Tesco, the world's third-biggest retailer, has seen a drop in quarterly underlying sales in its main British market, showing its recovery plan following a shock profit warning in January is taking time to gain traction.
The supermarket group, with over 6,000 stores in 14 countries, said consumer confidence was subdued across all of its markets, with total sales up 2.2 per cent including petrol in the 13 weeks to 26 May, its fiscal first quarter.
Once one of the most consistent British companies in terms of earnings growth, Tesco stunned investors in January with its first profit warning in over 20 years, saying it needed to invest heavily to stem a steady decline in UK market share.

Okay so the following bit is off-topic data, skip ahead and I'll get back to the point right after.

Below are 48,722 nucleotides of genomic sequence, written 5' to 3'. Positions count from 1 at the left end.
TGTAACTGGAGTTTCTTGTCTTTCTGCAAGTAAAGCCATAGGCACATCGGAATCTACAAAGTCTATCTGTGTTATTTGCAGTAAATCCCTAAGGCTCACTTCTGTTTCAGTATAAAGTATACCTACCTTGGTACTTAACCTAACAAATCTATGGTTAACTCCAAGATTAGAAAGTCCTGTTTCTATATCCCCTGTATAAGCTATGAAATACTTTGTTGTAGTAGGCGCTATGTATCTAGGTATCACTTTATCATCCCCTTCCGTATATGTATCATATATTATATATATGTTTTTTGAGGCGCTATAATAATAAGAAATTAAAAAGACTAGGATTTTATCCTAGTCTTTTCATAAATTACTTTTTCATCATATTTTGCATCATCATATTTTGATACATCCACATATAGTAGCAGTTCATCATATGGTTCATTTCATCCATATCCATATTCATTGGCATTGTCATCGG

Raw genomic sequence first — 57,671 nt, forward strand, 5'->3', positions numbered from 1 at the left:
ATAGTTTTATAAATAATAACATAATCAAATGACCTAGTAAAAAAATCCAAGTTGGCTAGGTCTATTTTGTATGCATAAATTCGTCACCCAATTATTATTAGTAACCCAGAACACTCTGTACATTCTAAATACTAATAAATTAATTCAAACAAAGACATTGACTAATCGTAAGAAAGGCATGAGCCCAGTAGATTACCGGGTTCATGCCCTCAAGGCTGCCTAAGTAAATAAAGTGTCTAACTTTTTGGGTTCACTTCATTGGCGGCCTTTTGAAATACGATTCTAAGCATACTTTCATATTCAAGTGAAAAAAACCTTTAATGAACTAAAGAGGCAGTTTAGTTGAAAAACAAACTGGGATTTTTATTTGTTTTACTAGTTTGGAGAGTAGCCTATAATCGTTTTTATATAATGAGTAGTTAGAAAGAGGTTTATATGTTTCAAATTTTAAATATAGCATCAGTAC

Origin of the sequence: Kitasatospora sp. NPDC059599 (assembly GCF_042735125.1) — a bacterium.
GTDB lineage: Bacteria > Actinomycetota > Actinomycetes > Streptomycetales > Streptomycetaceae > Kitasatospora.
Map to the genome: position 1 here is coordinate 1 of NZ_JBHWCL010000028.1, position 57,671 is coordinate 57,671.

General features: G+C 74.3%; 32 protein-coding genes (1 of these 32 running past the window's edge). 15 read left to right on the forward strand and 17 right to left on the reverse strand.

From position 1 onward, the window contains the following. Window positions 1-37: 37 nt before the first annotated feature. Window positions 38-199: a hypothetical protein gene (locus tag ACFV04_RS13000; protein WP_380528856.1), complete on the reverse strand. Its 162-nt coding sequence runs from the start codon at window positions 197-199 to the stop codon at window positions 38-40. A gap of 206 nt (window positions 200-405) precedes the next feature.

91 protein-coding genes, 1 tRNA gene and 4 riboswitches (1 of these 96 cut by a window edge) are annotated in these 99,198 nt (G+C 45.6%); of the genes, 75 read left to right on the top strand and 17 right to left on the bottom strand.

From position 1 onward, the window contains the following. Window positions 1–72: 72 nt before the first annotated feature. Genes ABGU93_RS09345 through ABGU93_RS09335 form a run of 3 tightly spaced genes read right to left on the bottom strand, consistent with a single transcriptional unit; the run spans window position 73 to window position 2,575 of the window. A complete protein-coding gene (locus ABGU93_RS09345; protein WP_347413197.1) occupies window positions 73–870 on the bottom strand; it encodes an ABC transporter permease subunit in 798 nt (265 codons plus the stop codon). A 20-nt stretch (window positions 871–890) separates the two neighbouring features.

Many European retailers have been struggling as shoppers' disposable incomes are squeezed by higher prices, muted wages growth and government austerity measures.
Tesco, which accounts for about one in every £10 spent in British shops and makes over 70 per cent of its trading profit there, has suffered more than rivals like Sainsbury and Asda in part because it sells more discretionary goods like homewares, where shoppers have been cutting back most on spending.
The group said first-quarter sales at British stores open over a year, excluding fuel and VAT sales tax, fell 1.5 per cent, in line with analysts' expectations.
That was marginally better than a 1.6 per cent decline in the fourth quarter of its previous financial year, despite a tough comparative period when sales were boosted by a royal wedding.
"Our performance in the UK has been steady during a challenging quarter for the industry as a whole," said the firm.
City A.M. Reporter